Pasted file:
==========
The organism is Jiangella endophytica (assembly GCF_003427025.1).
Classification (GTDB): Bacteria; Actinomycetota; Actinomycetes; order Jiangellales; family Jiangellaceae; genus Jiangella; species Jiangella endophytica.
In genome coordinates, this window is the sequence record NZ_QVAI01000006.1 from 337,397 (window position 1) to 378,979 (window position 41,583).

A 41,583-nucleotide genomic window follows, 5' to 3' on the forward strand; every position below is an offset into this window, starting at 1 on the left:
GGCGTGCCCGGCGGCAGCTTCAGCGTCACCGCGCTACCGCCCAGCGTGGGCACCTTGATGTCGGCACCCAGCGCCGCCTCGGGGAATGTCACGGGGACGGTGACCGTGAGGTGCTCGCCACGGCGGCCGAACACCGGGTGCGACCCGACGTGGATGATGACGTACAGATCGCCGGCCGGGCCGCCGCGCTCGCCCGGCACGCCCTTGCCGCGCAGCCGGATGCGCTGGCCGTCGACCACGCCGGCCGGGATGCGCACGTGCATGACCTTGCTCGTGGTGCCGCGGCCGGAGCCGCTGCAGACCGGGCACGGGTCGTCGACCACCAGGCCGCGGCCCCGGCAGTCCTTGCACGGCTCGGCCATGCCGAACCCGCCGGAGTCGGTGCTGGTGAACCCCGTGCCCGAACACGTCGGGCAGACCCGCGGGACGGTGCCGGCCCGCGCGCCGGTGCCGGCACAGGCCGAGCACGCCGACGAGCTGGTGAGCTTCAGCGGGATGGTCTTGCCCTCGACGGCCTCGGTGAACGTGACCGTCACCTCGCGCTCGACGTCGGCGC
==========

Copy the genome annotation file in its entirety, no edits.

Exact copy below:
The organism is Jiangella endophytica (assembly GCF_003427025.1).
Classification (GTDB): Bacteria; Actinomycetota; Actinomycetes; order Jiangellales; family Jiangellaceae; genus Jiangella; species Jiangella endophytica.
In genome coordinates, this window is the sequence record NZ_QVAI01000006.1 from 337,397 (window position 1) to 378,979 (window position 41,583).

A 41,583-nucleotide genomic window follows, 5' to 3' on the forward strand; every position below is an offset into this window, starting at 1 on the left:
GGCGTGCCCGGCGGCAGCTTCAGCGTCACCGCGCTACCGCCCAGCGTGGGCACCTTGATGTCGGCACCCAGCGCCGCCTCGGGGAATGTCACGGGGACGGTGACCGTGAGGTGCTCGCCACGGCGGCCGAACACCGGGTGCGACCCGACGTGGATGATGACGTACAGATCGCCGGCCGGGCCGCCGCGCTCGCCCGGCACGCCCTTGCCGCGCAGCCGGATGCGCTGGCCGTCGACCACGCCGGCCGGGATGCGCACGTGCATGACCTTGCTCGTGGTGCCGCGGCCGGAGCCGCTGCAGACCGGGCACGGGTCGTCGACCACCAGGCCGCGGCCCCGGCAGTCCTTGCACGGCTCGGCCATGCCGAACCCGCCGGAGTCGGTGCTGGTGAACCCCGTGCCCGAACACGTCGGGCAGACCCGCGGGACGGTGCCGGCCCGCGCGCCGGTGCCGGCACAGGCCGAGCACGCCGACGAGCTGGTGAGCTTCAGCGGGATGGTCTTGCCCTCGACGGCCTCGGTGAACGTGACCGTCACCTCGCGCTCGACGTCGGCGC